1

On a sheet of Mac keyboard shortcuts for booting, one of them says, "hold down shift while booting and the computer will not load login items or extensions".

Am I wrong, or are Mac OS "extensions" something that were phased out a long time ago? (In other words, with OS X Lion, the shift key simply cancels loading the login items, period?)

Note that, of course, I know that "extensions" has meaning in other apps -- Firefox, Safari, Thunderbird, etc. But please confirm my Mac OS X suspicion as I describe it above.

(Yep, I know this is related to my other question. Getting this answer clear will allow me to resolve both questions clearly and designate their correct answers.)

6

Your expectation that extensions are only a thing of the past is incorrect.

Modern Mac OS X uses kernel extensions, which are not identical to the "old school" extensions used in Mac OS 9 and earlier, but yes, there are still such a thing as extensions. You can find them in /System/Library/Extensions.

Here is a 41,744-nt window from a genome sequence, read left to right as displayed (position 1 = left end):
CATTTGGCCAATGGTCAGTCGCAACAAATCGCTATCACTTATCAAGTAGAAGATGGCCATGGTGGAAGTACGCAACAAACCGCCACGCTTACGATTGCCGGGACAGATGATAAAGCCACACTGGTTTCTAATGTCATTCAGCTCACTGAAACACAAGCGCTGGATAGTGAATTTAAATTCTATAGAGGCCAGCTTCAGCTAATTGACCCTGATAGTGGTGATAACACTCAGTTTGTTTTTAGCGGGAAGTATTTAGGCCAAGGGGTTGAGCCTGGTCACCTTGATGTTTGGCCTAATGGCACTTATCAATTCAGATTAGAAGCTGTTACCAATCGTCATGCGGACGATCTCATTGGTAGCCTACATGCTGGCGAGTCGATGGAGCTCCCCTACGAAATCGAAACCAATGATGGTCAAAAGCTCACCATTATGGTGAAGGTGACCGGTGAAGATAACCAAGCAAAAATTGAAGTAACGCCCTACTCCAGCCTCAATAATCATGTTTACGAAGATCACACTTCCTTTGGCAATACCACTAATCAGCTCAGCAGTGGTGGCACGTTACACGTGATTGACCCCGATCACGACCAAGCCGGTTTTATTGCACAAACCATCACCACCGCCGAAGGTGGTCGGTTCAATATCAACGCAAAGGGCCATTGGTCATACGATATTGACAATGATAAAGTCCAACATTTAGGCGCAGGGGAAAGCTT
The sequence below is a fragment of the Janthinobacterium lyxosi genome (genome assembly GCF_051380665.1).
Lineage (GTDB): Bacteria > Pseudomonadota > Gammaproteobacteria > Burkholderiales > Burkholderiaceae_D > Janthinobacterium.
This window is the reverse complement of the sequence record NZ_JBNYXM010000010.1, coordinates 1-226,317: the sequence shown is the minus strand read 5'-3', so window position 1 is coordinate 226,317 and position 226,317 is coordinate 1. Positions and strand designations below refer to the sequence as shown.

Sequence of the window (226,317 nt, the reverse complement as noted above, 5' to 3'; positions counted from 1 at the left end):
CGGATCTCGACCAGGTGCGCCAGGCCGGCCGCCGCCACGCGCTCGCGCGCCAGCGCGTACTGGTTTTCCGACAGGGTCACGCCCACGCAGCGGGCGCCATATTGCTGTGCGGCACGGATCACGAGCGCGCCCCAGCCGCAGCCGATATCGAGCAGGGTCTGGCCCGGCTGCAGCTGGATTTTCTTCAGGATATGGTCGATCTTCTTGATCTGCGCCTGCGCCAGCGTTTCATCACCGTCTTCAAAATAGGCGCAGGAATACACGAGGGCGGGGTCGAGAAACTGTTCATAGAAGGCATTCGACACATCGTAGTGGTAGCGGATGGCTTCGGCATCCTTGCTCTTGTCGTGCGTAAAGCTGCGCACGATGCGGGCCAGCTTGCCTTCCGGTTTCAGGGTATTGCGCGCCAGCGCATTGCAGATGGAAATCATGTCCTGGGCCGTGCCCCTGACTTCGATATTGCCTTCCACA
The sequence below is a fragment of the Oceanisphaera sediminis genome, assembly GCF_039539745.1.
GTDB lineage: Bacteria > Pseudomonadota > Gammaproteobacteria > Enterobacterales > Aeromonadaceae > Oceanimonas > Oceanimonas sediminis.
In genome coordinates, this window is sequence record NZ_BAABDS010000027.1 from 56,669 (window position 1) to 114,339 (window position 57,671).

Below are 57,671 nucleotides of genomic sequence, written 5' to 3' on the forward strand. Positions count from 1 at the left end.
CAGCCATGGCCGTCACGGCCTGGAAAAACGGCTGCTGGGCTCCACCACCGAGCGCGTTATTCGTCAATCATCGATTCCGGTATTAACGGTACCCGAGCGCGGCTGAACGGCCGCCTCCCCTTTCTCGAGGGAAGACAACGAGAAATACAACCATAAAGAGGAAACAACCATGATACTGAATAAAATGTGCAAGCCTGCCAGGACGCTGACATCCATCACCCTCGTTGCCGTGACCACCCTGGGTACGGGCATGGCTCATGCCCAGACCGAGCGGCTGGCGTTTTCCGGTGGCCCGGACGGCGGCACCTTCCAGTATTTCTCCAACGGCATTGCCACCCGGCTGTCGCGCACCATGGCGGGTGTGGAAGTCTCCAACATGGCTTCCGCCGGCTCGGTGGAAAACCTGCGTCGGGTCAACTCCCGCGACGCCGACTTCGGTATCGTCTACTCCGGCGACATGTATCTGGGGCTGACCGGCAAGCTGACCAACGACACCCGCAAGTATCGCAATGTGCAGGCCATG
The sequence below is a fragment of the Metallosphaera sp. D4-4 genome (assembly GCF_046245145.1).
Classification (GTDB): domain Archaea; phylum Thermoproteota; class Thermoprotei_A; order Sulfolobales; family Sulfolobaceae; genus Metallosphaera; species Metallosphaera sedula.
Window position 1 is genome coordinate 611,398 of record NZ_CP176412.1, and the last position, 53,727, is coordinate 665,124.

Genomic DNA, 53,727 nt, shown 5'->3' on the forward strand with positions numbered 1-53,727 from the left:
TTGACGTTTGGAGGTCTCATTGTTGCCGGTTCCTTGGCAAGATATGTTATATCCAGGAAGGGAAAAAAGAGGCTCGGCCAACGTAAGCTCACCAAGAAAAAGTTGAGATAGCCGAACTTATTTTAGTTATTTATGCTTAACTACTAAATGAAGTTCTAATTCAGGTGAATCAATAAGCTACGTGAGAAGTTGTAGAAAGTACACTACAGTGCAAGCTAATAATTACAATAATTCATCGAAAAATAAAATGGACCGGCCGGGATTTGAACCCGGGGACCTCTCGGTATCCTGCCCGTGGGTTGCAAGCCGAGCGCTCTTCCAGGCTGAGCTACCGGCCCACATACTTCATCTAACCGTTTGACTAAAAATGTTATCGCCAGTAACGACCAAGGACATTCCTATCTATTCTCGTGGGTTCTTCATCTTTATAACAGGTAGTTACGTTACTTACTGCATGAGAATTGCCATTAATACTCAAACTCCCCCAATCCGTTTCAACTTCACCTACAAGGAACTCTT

Apple expands on this in this support document about Safe Mode.

  • 1
    To expand on the difference between Classic and OS X extensions: most, if not all, of the hardware drivers required by Classic Macs were included in the system software itself, not as separate extensions. In OS X most hardware drivers are provided as extensions. – username Jun 9 '12 at 14:27
0

To go along with @Daniel's answer: holding down the shift key on startup of OS X should prevent "startup items" from opening.

  • You've said the same thing Daniel did. How is yours an "opposite answer"? – CajunLuke Jun 9 '12 at 21:50
  • Woah! I thought "kernel extensions" and "startup items" were different things! – GEdgar Jun 10 '12 at 0:39
  • I should say: your answers are complimentary, not identical. He explained extensions then vs. now, while you specified what the keyboard shortcut does. I've edited your answer to make that more apparent. – CajunLuke Jun 10 '12 at 0:45
  • I read the document Daniel posted and it answered all the remaining questions I have! Sorry. the above apple documnet at the bottom of daniel's answer is great. THANKS -- all done. – estephan500 Jun 15 '12 at 4:24
  • @estephan500 That's a great question, and it deserves to be asked as its own question, rather than trying to get an answer here in the comments thread. – Daniel Jun 15 '12 at 4:24

You must log in to answer this question.

Not the answer you're looking for? Browse other questions tagged .